SAUL FLETCHERby Jonathan Goodman
Anton Kern Gallery | January 9 – February 15, 2014
Saul Fletcher’s striking black-and-white photographs were taken last year in his studio in Berlin, where he has recently moved. The artist composes eerie, psychologically-minded pictures that elaborate the poetry of decay: objects assume a gravitas that is both lyrical and burdensome. Fletcher’s efforts looked stark, even somber, in the severe white box of the Anton Kern Gallery. In each photograph, the artist placed people, a dog, and objects such as an empty chair between two black splotches and scribbles—expressionist graffiti, really—on either side of the studio wall. The resulting imagery is gritty and stark, with an emphasis on inchoate, unresolved emotion, which wells up cumulatively throughout the exhibition. “Untitled #272 (Chair)” (2013) consists of a wooden high-backed chair with slats for support; its Spartan facticity conjures memories of Andy Warhol’s silkscreened electric chairs. Even if this reference is only a distant connection, the atmosphere engendered by the image points to a forlorn state of disrepair—a mood that Fletcher’s viewers confront again and again in the bleak impartiality of his pictures. The objects we see in the photos tend to support a heavily phenomenological outlook, leading us toward an appreciation of things we may not notice in real life. Such a style, bordering on the morbid, negates any sense of the image as a smooth or alluring surface, accentuating art’s raw existence.
Indeed, even Fletcher’s portraits of people—posed between the two black spots on the wall—convey loneliness. It is as if their isolation matched that of the wall’s rough-cast exterior, itself a symbol of industrial, if not actually personal, neglect. “Untitled #267 (Tom 17)” (2013) shows a man clad in nothing but gym shorts, his face mostly covered by long hair. One can barely see his eyebrows and nose, adding to the enigma of mere being that Fletcher so intelligently records. In a way, it seems as if the artist is returning to photography’s roots, when the camera was privileged as the sole recorder of the visual facts of existence. In “Untitled #270 (Woodchen),”(2013) a dog, likely a whippet, bends its head toward us in a gesture of submission; its skinny body evinces a morbidity that borders on despair. The nearly naked circumstances surrounding Fletcher’s photography show us that there is little solace to be had in his aesthetic—only a long, slow walk toward psychic oblivion.
There is no doubt that Fletcher has a taste for the morbid. In “Untitled #269 (Pigeon),”(2013) for example, a dead baby pigeon hangs abjectly from Fletcher’s studio wall with a string attached to its right leg. It appears as if the string is pulling it—and us—downward to the receiving embrace of the earth. Here, the force of gravity has mortal implications. Indeed, death is the underlying theme of much of Fletcher’s work. In “Untitled #276 (Spider Web),” (2013) an anarchically spun web faces us dead center, we might say, on his studio wall. Is it the work of the artist, or some monstrously large arachnid? In such pictures, nature is diminished rather than ennobled. A certain ghoulishness prevails in Fletcher’s art; his sense of the specificity of decay and pain is so strong it overtakes the formalism of his imagery. As a result, the photographs deliver a repellent, death-oriented pictorialism, which, in turn, generates a macabre fascination on our part.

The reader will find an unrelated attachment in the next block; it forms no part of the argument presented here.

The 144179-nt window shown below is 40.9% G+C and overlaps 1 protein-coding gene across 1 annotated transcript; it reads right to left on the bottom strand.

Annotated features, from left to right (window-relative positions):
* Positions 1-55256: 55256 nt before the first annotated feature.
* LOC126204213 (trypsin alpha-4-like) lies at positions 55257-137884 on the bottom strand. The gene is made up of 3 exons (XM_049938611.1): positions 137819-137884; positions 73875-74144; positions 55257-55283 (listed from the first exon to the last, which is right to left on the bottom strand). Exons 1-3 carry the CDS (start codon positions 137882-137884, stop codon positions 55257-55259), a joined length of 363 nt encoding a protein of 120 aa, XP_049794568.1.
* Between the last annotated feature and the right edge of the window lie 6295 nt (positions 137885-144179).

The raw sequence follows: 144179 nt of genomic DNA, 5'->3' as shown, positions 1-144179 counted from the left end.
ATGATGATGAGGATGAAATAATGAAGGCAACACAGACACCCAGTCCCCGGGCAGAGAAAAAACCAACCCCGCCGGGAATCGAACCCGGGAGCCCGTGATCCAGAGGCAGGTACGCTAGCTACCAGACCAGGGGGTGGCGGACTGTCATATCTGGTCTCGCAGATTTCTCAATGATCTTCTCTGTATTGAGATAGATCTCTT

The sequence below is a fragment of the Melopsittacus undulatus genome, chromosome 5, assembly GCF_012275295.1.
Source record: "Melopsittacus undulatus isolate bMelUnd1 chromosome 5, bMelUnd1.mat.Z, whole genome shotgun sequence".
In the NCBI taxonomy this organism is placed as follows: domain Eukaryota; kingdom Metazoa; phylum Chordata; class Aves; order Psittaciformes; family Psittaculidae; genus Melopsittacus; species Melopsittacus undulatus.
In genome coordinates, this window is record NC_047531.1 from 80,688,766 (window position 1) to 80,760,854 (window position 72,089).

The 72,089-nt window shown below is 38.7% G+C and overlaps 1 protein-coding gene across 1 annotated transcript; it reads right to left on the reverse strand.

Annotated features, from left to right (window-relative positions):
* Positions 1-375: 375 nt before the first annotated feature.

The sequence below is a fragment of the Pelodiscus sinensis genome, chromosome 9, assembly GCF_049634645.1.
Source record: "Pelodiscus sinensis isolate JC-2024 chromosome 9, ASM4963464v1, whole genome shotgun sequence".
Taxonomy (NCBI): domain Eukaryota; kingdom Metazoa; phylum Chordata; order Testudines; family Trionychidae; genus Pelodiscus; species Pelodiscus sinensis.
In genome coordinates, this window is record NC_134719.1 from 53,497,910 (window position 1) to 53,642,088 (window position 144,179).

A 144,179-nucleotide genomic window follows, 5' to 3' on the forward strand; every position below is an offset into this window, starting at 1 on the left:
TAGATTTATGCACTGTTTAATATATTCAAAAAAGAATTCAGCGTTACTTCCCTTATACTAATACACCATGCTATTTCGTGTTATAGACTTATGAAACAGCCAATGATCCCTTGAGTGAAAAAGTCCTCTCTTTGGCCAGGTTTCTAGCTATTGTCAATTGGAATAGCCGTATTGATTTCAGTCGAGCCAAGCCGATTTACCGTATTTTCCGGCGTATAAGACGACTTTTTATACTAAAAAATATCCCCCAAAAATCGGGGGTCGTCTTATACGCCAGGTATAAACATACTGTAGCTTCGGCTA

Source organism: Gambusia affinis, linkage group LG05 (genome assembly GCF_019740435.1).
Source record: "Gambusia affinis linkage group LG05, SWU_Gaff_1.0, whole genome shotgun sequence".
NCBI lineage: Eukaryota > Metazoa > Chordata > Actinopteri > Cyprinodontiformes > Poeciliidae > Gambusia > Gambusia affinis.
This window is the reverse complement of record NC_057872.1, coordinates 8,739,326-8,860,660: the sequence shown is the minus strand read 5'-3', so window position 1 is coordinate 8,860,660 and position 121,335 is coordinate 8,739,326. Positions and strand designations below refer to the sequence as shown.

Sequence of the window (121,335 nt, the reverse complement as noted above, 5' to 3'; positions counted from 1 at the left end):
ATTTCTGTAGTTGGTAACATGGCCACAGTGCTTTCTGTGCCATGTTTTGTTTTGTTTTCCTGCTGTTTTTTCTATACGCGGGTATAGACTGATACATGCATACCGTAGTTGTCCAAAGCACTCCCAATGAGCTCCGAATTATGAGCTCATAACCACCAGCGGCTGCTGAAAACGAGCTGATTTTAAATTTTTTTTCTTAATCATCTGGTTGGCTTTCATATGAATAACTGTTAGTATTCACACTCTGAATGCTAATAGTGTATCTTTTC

So Fletcher’s current body of work is not for faint hearts. Yet there are openings, however faint or narrow, that would seem to offer solace, or at least, a kind of grim hope. See, for example, the unquestionably eroticized image of a girl with her back to us, wearing jeans but no top. Here, the artist admits sexual feeling into an otherwise dark imaginary. In “Untitled #271 (Home),” (2013) two crudely drawn houses, set apart by an awkward, unhelpful map of red and black lines on a couple of pieces of paper attached to the studio’s wall, offers a raw but closely handled metaphor. The word “home” is scribbled on the bottom right of a drawn rectangle that encircles the composition, which we can take as a child’s vision of domestic repose. Like so much of the work in Fletcher’s sharp-eyed exhibition, these crudely rendered houses are threatened by the sparse circumstances making up and surrounding them. Fletcher is mostly a purveyor of enigmas, whose visual gestures move in the direction of death. But that does not mean he excludes the real, living world, whose imagery is handled so well in this show.
532 West 20th Street // NY, NY 10011
JONATHAN GOODMAN is a teacher and author specializing in Asian art, about which he has been writing for more than twenty years.